Taking JavaScript arrays to a new level

Published on Feb 13, 2014 by Sebastian Stefaniuk | Category: technology

When built-in JavaScript methods only take you so far, employing plugins often enhance a programmer’s workflow and efficiency. Let me explain...

Web development is an ever changing and advancing technological field in which paradigms constantly shift and client’s requirements continue to evolve to reflect the needs of their users. With higher Internet speeds available to users, the demand for faster loading and responding websites grows.

Technically speaking, for a website to be responsive to user demands, development needs to focus on how data is loaded and manipulated so that it is efficiently displayed to the user. To achieve this, data can be loaded via AJAX requests, stored in local storage or session variables, or partially loaded as needed. Sometimes it’s a combination of these techniques. Usually, JavaScript is used to make websites achieve this.

I recently had the opportunity to work on a data visualization website that loaded huge amounts of data directly onto the home page. For this particular project, data was used to statistically show the difference of youth incarceration between states, counties, and for different years in various categories and offense types for the United States.

About 50,000 records are loaded onto the home page to make the data-visualization work. The website has a lot of filtering options that can be applied to different levels of comparisons. This means that the data is manipulated with many array operations. Although JavaScript has decent array methods, I quickly realized that simple for-loops with wildly nested if-else statements wouldn’t let me handle the filtering of data efficiently.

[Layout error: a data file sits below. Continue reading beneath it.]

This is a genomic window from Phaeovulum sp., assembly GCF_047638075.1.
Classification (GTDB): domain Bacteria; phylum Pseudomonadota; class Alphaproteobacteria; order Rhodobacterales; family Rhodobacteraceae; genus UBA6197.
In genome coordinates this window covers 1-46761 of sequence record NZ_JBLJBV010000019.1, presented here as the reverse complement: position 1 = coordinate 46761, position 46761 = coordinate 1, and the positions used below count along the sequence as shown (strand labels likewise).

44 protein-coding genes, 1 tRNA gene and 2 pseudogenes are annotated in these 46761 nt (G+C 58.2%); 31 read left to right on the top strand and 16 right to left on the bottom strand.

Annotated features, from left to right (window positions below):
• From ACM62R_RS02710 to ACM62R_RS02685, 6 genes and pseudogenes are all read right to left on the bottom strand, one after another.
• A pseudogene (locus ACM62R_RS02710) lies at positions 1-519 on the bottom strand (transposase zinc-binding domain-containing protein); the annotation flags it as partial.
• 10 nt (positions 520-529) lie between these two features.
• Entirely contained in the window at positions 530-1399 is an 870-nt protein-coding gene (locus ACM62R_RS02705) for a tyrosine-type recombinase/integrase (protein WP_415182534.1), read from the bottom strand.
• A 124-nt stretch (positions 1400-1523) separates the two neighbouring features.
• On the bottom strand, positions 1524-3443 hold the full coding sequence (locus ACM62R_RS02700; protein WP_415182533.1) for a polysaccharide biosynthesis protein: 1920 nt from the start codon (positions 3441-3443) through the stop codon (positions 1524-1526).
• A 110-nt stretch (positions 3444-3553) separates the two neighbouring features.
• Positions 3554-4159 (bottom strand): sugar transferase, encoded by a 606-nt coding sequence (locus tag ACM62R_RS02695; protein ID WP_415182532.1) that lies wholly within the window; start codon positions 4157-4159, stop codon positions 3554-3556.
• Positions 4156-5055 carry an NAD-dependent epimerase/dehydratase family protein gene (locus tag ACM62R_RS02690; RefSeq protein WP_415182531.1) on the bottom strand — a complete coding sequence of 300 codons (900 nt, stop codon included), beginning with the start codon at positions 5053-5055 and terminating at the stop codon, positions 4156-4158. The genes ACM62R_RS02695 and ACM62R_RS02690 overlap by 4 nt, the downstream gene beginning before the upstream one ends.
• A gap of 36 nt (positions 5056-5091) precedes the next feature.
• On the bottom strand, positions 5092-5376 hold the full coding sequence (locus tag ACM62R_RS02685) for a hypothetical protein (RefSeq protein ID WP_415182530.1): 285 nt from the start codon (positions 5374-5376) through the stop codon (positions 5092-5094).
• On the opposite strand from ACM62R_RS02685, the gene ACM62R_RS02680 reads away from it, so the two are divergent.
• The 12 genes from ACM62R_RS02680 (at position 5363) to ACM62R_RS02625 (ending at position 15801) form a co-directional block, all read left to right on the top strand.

Since I program server side 75% of the time, I have become used to using C#’s convenient List class to perform sophisticated operations on arrays with simple calls. I only started to appreciate built-in methods such as finding and sorting elements after realizing that I needed those exact same methods in JavaScript arrays. I thought to myself: “Gee, wouldn’t it be nice to have a List class in JavaScript?”

Surely there are plugins that do that type of thing, but I like the exercise and so I started typing away. After adding one Array.prototype function, I added another, then another, and yet another. I also liked the idea of defining a generic type for a list, so I incorporated that as an extent. Overall, I defined 16 functions to make my JavaScript programming with arrays easier, plus it was a great exercise!

Someday, someone will come across a similar need, find this post, and take advantage of some lightweight, yet quite powerful, JavaScript array methods. You can download the latest version of my extended Array.prototype on Github (w.array-list.js).

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